4) It was not until the Mughal period that the art of calligraphy attained the highest development in India. Many styles of Islamic calligraphy were developed — the notable ones being Kufic (found on Qutub Minar, Delhi); Naksh (Muthamman Burj, Agra); Thulth (Tomb of Feroze Shah Tughlaq, Delhi); Nasta’liq (Taj Mahal, Agra); Shikasta (used for writing orders, letters, documents); and Tughra (in pic) (Buland Darwaza, Fatehpur Sikri, Uttar Pradesh).
5) When Humayun, the second Mughal emperor, reoccupied India in 1555 AD, many artists accompanied him from Iran. Among the famous ones were Mir Sayyid Ali Tabrezi and Khwaja Abdus Samad.
6) It was a tradition in Mughal times to train princes in calligraphy. First Mughal emperor Babur was capable of writing in several styles. The last Mughal emperor, Bahadur Shah Zafar, was a fine calligrapher.
7) Princesses had a share in artistic training. Jahan Ara, the eldest daughter of Shah Jahan; and Zaib-un-Nisar, daughter of Aurangzeb; were good calligraphers.
8) Mughal emperors honoured calligraphers with titles. Abdul Haq, who carved inscriptions on Taj Mahal, was conferred with the title of Amanat Khan. Later in his life, he settled at a place that has come to be known as Sarai Amanat Khan village in Tarn Taran district. The mausoleum and his house there have Arabic calligraphic inscriptions by him.
9) After Partition, calligraphers of prominence were Khaliq Tonki, Yusuf Dehlvi and Majid Dehlvi. Now, practicing calligraphers outside Punjab include Anis Siddiqui (Delhi), Sayed Abdul Hannan (Panchkula), and Achyut Pallav (Mumbai).
Sources: The Story of Islamic Calligraphy by Atiq Siddiqui; Sayed Abdul Hannan, calligrapher with Haryana Urdu Akademi, Panchkula; and articles posted on the Net.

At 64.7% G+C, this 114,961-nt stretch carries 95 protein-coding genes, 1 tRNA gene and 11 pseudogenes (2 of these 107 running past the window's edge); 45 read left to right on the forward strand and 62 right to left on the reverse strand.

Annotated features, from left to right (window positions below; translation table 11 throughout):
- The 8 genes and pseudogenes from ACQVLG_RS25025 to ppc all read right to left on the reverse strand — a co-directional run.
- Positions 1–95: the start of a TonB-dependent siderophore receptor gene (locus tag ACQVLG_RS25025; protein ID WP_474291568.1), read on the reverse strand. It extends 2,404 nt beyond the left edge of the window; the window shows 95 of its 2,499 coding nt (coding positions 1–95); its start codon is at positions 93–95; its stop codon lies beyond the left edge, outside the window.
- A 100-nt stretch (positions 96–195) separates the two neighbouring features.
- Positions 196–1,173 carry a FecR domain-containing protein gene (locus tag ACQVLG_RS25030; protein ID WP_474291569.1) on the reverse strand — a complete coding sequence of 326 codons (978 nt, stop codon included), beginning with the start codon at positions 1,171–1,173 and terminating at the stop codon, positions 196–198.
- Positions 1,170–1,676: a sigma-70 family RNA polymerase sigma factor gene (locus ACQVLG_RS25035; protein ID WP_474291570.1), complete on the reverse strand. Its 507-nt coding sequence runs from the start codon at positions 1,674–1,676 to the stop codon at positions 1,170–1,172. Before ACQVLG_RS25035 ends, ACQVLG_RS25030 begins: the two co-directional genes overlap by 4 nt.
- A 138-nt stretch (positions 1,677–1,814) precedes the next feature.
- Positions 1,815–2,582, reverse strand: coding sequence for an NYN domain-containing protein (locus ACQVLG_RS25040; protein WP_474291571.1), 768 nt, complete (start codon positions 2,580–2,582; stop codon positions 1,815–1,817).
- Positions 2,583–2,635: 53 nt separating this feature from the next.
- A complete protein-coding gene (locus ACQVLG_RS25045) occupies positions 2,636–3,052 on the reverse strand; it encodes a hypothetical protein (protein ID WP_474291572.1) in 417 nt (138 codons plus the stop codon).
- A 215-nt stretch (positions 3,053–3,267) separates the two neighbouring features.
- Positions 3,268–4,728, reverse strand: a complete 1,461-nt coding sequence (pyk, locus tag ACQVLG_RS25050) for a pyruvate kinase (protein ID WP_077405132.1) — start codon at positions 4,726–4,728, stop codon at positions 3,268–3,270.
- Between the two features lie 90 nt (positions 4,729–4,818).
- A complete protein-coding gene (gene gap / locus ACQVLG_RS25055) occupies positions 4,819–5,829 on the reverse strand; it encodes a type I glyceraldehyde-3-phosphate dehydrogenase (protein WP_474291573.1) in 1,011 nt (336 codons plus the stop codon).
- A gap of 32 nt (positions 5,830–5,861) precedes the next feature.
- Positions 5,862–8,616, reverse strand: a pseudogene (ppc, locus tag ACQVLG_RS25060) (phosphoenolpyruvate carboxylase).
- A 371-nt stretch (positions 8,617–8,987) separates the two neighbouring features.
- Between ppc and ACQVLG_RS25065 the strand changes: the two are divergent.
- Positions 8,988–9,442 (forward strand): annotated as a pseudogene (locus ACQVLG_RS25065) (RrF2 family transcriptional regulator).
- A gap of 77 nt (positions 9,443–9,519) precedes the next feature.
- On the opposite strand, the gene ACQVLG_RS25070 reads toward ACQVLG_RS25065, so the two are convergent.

When Steve jobs ‘dropped in’
For those concerned about calligraphy fast becoming redundant in times of computers, late Steve Jobs, the co-founder of iconic brand Apple, has an answer. On June 12, 2005, Jobs addressed Stanford University, US, and recalled an episode from his time in college. “Reed College at that time offered perhaps the best calligraphy instruction in the country… because I had dropped out and didn’t have to take the normal classes, I decided to take a calligraphy class to learn how to do this.
I learned about serif and san serif typefaces, about varying the amount of space between different letter combinations, about what makes great typography great. It was beautiful, historical, artistically subtle in a way that science can’t capture, and I found it fascinating,” he had said.
“None of this had even a hope of any practical application in my life. But 10 years later, when we were designing the first Macintosh computer, it all came back to me. And we designed it all into the Mac. It was the first computer with beautiful typography.
If I had never dropped in on that single course in college, the Mac would have never had multiple typefaces or proportionally spaced fonts. And since Windows just copied Mac, it’s likely that no personal computer would have them. If I hadn’t dropped out, I would have never dropped in on this class. It was impossible to connect the dots looking forward when I was in college. But it was very clear looking backwards 10 years later.”
Font of elegance
Paul Alan Grosse, 53, has designed and developed a font based on a 97-year-old handwritten Punjabi primer marked by calligraphic elegance. “Joining each letter to the next without using the top bar meant that there were a number of possibilities of where and how letters join. As a result, each letter in font GHW Purani Primer PDL possesses quite a few versions,” says Derby (England)-based Paul says over e-mail. He has developed more than 200 Punjabi fonts.
He got the lead from the Panjab Digital Library (PDL), Chandigarh, which has digitised the primer titled Ram Partap Gurmukhi Sikhya. “The primer was prepared in 1916 and it is kept with the languages department, Punjab,” says Devinderpal, director, PDL.
“Paul asked for high-resolution images of the primer. We gave him the images on the condition that the font should be available free of cost,” Devinderpal says.